Director of Public Services John Nilges reiterated the city’s plans to switch up its curbside recycling program in 2018.
Nilges told the Washington City Council at Monday’s administration/operations committee meeting that once the city gets its new truck, operations will switch to a new pickup style that eliminates curbside sorting. The change is not imminent, but it is expected to take place sometime in either late spring or early summer next year.
Nilges was asked if the switch was official or just being considered. Councilman Jeff Patke said he read in the Nov. 15 edition of The Missourian about the switch taking place, but he wasn’t sure if the change was still being discussed.
Nilges said the plan right now is to move forward with the switch to a new bulk recycling pickup.
“We just don’t have the vehicle to do it,” he said.
The city plans on ordering a new “trash” truck that would be used exclusively for recycling. Nilges said getting the truck to the city could be a five- to six-month process.
The new truck will allow the city to do its own version of single-stream recycling. Instead of sorting and separating items, all the recyclables will be thrown into the back of truck.
Once the truck is full, the city will take the recycling to a facility in Earth City. The items will be dropped off and sorted there.
Nilges told the council Monday night the switch is really about manpower. He said with the growth rate of the city, something needed to be done to address how the city’s curbside recycling program was operating.
After running the numbers, Nilges said the city has reached a point where it needed 1.5 additional staffers to keep running the same system. Instead of hiring new people, the city looked at alternatives.
The new bulk pickup was tested out in late April. For the test run, city workers emptied and thoroughly cleaned out one of the city trash trucks.
Crews then went on their normal routes and filled up the truck with recyclable material. The city expected to make several trips to the Earth City facility, but only ended up picking up about 4 tons of material and making one trip.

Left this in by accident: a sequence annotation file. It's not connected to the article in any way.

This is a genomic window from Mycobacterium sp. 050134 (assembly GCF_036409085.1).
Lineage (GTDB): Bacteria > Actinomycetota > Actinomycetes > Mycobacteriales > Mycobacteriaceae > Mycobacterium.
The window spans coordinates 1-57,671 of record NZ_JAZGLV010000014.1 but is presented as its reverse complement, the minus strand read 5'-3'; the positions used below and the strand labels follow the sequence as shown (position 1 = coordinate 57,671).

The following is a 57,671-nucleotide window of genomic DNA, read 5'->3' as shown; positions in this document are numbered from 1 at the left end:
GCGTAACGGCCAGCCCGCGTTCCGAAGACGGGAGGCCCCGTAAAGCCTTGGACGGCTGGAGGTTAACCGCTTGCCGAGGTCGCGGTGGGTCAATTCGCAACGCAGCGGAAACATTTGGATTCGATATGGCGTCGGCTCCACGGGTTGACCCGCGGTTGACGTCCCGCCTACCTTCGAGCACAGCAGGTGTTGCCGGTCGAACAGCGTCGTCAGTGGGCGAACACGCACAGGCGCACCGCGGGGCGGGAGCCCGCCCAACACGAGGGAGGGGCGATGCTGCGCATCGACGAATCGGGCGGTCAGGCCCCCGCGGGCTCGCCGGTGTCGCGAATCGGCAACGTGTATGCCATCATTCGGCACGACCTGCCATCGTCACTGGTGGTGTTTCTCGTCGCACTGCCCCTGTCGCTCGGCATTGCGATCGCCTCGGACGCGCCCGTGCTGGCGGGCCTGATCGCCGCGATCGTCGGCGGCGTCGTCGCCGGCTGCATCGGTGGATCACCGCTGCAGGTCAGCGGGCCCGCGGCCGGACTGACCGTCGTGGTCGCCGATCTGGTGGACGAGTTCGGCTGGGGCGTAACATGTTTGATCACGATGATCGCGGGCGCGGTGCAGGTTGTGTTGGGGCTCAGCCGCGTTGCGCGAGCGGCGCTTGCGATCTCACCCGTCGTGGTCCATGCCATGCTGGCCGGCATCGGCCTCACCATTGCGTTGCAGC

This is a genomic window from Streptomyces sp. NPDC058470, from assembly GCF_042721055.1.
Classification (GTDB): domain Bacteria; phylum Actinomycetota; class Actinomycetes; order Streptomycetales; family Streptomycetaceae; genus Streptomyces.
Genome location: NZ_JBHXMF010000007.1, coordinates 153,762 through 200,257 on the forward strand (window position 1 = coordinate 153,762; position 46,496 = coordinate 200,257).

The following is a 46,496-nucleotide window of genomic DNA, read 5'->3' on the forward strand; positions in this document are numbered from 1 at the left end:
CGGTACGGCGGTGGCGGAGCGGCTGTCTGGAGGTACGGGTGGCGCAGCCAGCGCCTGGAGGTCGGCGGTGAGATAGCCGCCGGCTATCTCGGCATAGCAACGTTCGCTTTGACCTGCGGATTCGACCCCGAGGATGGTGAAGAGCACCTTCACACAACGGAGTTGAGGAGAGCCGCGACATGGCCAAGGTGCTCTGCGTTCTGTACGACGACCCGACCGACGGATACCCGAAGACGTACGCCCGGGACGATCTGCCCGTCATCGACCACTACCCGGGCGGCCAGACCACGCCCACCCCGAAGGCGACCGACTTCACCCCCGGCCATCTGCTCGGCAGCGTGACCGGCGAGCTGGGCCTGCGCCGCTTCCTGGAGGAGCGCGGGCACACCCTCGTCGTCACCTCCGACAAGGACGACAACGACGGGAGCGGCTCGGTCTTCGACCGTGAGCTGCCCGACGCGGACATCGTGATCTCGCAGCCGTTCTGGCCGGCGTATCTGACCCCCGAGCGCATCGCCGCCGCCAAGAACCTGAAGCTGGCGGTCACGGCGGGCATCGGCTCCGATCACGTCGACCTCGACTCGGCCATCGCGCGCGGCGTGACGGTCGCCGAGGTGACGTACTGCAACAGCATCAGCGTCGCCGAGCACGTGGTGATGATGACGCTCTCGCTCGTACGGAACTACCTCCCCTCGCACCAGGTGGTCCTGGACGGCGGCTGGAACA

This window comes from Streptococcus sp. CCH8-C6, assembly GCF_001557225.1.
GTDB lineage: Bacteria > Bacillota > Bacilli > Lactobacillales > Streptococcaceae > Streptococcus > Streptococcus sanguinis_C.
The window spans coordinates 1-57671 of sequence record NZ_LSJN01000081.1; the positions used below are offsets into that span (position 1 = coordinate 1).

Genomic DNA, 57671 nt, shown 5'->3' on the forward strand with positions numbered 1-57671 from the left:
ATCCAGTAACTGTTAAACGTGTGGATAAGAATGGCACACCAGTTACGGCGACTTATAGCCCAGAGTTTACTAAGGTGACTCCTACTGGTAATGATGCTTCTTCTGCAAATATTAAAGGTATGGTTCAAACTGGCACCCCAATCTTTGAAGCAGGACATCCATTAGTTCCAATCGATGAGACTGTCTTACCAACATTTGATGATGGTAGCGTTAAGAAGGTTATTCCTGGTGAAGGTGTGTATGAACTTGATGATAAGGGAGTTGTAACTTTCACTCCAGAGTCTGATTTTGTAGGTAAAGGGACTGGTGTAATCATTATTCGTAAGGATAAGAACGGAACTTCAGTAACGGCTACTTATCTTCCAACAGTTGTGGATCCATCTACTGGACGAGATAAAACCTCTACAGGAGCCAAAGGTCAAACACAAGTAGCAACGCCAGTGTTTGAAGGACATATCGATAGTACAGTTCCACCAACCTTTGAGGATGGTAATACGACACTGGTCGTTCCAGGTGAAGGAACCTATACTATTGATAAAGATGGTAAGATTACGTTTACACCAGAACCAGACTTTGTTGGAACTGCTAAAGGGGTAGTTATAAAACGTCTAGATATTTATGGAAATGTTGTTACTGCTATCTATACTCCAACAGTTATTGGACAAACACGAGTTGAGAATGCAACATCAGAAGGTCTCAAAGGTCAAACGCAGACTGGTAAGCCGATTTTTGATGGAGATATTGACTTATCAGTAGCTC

The test run was considered a success by the city. Nilges said it cut route times basically in half. Instead of crews running in eight to 10 hours, routes were done in four.
By cutting the hours that much, Nilges said the city no longer needs to hire an additional person.
All that’s needed now is a new truck. Street Superintendent Tony Bonastia said the process of getting a new truck is taking a little longer than expected.
The council agreed to purchase a new truck in February from Armor Equipment Company, Arnold, for $171,404.60. Bonastia said the company agreed to sell the city another truck on the same contract, but there was an issue with trade-in trucks.
Bonastia said the city doesn’t want to have old trucks sitting around and wants to trade them in and get a discount. In order to do that, he said it looks like the city will have to solicit new bids which will delay the purchase of the truck.
Bonastia said the new truck would look just like the other trash trucks in the fleet, only labeled as a recycling truck. He said it could be used in emergencies as a trash truck if needed.
Once the program is up and running, Nilges said residents should see a benefit as well. The Earth City facility accepts more items than Washington has traditionally taken.
Nilges said the goal is to expand the items residents can place curbside. He said, for example, residents should at some point be able to recycle cardboard.
He cautioned that won’t take place right away, but at some point the goal would be to give residents more recycling options.